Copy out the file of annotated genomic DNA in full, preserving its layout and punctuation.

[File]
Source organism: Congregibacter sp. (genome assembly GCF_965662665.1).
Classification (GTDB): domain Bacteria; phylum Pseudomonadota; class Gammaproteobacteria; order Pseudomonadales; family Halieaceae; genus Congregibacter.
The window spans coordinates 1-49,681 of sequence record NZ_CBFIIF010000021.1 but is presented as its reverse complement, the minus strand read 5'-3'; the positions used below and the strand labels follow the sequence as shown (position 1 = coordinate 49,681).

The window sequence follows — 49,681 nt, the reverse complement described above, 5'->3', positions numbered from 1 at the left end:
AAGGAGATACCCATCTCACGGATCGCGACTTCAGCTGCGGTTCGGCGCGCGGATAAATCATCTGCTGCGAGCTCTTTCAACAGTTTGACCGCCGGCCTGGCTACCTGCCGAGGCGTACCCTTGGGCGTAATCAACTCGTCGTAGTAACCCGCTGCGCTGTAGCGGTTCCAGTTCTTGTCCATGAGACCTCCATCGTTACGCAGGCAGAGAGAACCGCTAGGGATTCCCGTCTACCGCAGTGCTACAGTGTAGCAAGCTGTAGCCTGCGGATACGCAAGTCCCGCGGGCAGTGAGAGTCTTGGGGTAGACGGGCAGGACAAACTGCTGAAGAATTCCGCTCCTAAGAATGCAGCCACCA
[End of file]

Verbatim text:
Source organism: Congregibacter sp. (genome assembly GCF_965662665.1).
Classification (GTDB): domain Bacteria; phylum Pseudomonadota; class Gammaproteobacteria; order Pseudomonadales; family Halieaceae; genus Congregibacter.
The window spans coordinates 1-49,681 of sequence record NZ_CBFIIF010000021.1 but is presented as its reverse complement, the minus strand read 5'-3'; the positions used below and the strand labels follow the sequence as shown (position 1 = coordinate 49,681).

The window sequence follows — 49,681 nt, the reverse complement described above, 5'->3', positions numbered from 1 at the left end:
AAGGAGATACCCATCTCACGGATCGCGACTTCAGCTGCGGTTCGGCGCGCGGATAAATCATCTGCTGCGAGCTCTTTCAACAGTTTGACCGCCGGCCTGGCTACCTGCCGAGGCGTACCCTTGGGCGTAATCAACTCGTCGTAGTAACCCGCTGCGCTGTAGCGGTTCCAGTTCTTGTCCATGAGACCTCCATCGTTACGCAGGCAGAGAGAACCGCTAGGGATTCCCGTCTACCGCAGTGCTACAGTGTAGCAAGCTGTAGCCTGCGGATACGCAAGTCCCGCGGGCAGTGAGAGTCTTGGGGTAGACGGGCAGGACAAACTGCTGAAGAATTCCGCTCCTAAGAATGCAGCCACCA